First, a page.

Saturday, October 31, 2009

Power Support Screen Protector Film for iPhone

The iPhone's screen has always been known for it's scratch resistance. (Did you see PC World's torture tests?) But I'm a bit obsessive about taking care of my stuff. When I got my iPhone 3GS, I figured I'd better get some kind of case and screen protector. The Apple Store was seething with iPhone shoppers, and getting tech help looked like an MMRPG, so I body-surfed over to the wall and grabbed something called a Power Support Clear Air Jacket for iPhone. This turns out to be a nice, minimalist (essentially invisible) case for the back of the phone, and I may give it a brief review soon, but the coolest thing about it turned out to be the included Film Set. (Disclosure — I don't have any ties whatsoever to Power Support).

I grabbed the clear crystal film first, and used it for several weeks. But I got to wondering if the glare when I used the phone outside could be reduced with the matte film, also included. It was indeed more matte, but after a few weeks I found that the matte film felt and looked just a little thicker and a little less smooth, especially when using sliding touch gestures (like unlocking the phone). So I went back to the crystal film.

Mini-Review: The films are tough and protective, and after 5 months of use I'm just starting to get a few almost-invisible scratches and scuffs. It’s easy to keep them clean, and if this stuff isn’t as oleophobic as the 3GS screen, it comes close. Unless you’re eating fish and chips, it’s easy to wipe off minor finger grease on any soft cloth.  FWIW, I’ve almost never used a case that covers my screen, and I keep the phone in my pants pocket. I don’t put keys or coins in that pocket, though, and when I set the phone on a desk or the car’s cubby, I try to keep it face up. I do drop it occasionally, but not too hard!!! I would have to give these films a 5-star rating for functionality and toughness. (I haven't tested their mirror film, and their website says they have a privacy film coming soon.)

Mini-Tutorial: This brings us to a few hints and tips for using this product. Putting the film on a brand new clean phone in a clean environment is a piece of cake. You can partially apply the film, check the alignment, and re-lift and re-locate if needed. I like to align the long edge of the film first, lower it to check that the holes for the receiver (phone) and home button align well, realign if needed, and then lower into place. The film is thick enough never to wrinkle, tough enough to rub down vigorously, and it adheres via simple cling, meaning it is neither going to slip around nor leave an adhesive around the edges (or on removal).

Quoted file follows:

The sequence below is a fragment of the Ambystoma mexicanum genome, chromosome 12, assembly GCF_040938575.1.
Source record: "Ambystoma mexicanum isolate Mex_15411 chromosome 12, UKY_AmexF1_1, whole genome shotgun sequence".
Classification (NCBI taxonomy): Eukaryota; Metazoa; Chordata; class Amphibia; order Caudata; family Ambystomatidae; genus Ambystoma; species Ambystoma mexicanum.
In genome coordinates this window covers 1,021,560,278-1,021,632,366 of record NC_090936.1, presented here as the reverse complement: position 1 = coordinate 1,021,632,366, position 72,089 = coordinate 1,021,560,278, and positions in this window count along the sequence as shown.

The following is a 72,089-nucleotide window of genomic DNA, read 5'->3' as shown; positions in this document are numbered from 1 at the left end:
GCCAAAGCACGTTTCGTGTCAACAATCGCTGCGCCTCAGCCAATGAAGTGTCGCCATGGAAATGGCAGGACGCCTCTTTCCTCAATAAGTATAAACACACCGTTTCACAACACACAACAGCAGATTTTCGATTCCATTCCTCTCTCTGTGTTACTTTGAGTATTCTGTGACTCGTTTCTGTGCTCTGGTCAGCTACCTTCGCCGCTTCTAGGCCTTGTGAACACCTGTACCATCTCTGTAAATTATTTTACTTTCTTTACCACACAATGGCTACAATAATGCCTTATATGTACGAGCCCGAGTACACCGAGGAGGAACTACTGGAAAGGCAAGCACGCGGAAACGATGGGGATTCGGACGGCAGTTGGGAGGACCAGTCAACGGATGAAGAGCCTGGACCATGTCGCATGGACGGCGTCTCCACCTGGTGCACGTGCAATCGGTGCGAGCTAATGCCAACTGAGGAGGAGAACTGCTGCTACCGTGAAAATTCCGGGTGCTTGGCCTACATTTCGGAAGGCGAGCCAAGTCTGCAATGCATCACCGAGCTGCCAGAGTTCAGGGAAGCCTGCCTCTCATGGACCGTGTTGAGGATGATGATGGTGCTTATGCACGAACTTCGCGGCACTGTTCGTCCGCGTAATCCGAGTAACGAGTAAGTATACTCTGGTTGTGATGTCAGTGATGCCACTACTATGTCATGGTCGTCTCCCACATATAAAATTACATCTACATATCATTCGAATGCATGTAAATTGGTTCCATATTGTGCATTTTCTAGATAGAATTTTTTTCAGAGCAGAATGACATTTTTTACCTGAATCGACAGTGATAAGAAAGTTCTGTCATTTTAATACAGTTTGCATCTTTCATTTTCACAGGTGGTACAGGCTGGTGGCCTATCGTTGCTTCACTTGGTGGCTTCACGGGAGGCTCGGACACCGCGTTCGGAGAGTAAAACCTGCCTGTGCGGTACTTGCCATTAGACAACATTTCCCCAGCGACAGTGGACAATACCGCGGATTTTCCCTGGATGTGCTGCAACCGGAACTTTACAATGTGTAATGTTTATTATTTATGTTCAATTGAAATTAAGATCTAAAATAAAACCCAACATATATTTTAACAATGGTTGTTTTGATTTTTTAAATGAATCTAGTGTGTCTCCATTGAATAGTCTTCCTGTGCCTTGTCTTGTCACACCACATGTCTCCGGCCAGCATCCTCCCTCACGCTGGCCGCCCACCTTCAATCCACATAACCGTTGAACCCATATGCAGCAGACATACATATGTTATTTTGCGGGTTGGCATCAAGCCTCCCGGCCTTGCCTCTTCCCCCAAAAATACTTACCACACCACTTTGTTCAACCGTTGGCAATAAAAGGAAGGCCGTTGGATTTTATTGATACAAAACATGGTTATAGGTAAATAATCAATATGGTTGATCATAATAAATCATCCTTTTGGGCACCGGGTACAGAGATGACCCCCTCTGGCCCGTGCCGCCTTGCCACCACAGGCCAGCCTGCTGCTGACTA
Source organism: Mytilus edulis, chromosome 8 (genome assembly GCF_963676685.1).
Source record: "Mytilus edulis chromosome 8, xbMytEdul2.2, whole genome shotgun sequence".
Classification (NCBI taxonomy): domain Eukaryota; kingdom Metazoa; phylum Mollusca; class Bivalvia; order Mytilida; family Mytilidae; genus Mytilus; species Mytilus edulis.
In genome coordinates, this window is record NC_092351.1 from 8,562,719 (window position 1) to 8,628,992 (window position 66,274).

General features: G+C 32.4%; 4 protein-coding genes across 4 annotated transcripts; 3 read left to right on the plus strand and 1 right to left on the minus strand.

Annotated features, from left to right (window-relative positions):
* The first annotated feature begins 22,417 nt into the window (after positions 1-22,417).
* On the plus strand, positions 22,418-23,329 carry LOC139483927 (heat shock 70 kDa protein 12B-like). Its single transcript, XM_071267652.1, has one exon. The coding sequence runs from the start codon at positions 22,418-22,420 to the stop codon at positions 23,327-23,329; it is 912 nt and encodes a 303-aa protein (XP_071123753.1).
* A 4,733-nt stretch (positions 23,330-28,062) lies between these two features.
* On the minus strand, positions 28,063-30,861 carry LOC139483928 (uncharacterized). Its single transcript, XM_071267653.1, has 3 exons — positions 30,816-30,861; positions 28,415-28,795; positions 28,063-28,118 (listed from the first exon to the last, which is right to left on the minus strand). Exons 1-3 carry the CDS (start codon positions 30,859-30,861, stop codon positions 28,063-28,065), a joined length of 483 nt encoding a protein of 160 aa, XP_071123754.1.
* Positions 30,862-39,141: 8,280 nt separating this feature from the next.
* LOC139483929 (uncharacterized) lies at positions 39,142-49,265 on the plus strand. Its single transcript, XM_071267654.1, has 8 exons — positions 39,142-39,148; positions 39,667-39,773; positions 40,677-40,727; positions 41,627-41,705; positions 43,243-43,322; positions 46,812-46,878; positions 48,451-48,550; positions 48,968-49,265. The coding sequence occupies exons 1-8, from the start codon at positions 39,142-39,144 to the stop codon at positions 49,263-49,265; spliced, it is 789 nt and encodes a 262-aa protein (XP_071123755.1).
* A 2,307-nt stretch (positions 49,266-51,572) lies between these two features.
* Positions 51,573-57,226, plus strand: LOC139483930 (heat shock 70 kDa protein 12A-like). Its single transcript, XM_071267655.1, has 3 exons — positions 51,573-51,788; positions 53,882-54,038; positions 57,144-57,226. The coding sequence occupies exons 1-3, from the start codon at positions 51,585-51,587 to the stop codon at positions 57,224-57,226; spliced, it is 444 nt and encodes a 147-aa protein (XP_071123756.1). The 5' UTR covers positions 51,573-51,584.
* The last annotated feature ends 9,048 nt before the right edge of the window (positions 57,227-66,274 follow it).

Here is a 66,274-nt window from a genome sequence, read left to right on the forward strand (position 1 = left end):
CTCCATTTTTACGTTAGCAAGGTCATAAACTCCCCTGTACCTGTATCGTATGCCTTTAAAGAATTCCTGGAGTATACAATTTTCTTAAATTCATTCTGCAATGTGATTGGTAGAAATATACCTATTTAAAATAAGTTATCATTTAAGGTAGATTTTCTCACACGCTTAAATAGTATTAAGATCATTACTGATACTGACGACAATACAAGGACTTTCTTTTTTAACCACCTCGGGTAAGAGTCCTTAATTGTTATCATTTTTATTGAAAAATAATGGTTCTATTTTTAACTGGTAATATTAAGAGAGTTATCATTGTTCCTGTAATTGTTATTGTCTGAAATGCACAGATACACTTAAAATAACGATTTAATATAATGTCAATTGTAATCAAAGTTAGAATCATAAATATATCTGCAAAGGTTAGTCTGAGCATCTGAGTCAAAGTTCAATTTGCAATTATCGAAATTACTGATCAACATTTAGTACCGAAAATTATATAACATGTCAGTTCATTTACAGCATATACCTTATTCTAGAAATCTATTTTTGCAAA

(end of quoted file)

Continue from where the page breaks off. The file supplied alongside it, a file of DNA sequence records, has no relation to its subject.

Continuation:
But the strengths of this product are hidden a bit in the way you can change films and troubleshoot air bubbles and the dreaded dust motes if your phone isn’t pristine, or when you change films. It turns out it’s easy to lift the film off using a piece of ‘invisible’ type clear tape, like Scotch brand invisible tape. Don’t just claw at the edges with your fingernails, as this may permanently deform the edge just a bit. And do lift the tape off the film gently when you’re done.

As for bubbles and dust, Power Support has a nice video that shows how to deal with isolated bubbles or dust. (Dust is usually the culprit in bubbles you can’t wipe away). The essence of removing a bit of dust is the use of a second piece of invisible-style tape, in what we might call the tape-tap method. I like to lift the nearest corner using tape 1, then insert tape 2 adhesive-side up, and just touch it lightly to the film in the area where the dust is sitting. Since most of the film is adhered to the phone, tape 2 pulls off easily. As they note in the video caption, the only trick is not to touch the adhesive side of the film or the screen with your fingers.

Finally, I found two more hints for changing or cleaning films. First, change the film in a closed bathroom after you run the shower for just a couple of minutes (don’t turn the place into a steam bath). I like to put the phone down on a clean towel, well away from the sink, and polish the screen with the black lint-free cloth Apple supplies. (Any sunglass or optical shop has equivalent cloths for sale).

If you already have more than few dust motes stuck under your film, and especially if it looks like you recycled a piece of wrapping tape, the simple tape-tap method may be inadequate. But don’t despair. Again I favor a humid, closed bathroom. Clean the phone's screen with the lint-free cloth and a drop of optical cleaner (household window cleaner will work if you polish away 100% of the residue, or get some from your sunglass or optical shop). Next, wash the dusty film under the tap with a drop of clear liquid soap or dish detergent between your palms. Rinse very thoroughly, getting your hands clean in the process, dry your hands, and tap the edge of the film on a clean towel a few times to shake off all but the smallest water droplets. Now move over to where the phone has been sitting away from any splashes. Align the film, apply half way to check the alignment, and ease into place. At this point the water droplets form a film that disappears as you rub with your lint-free cloth, and most or all of the dust should be gone. The tape-tap method can be used for any dust that remains.

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My first Mac was an original 1984 128K, my favorite Mac was the IIci, but the best Macs are the ones I use now.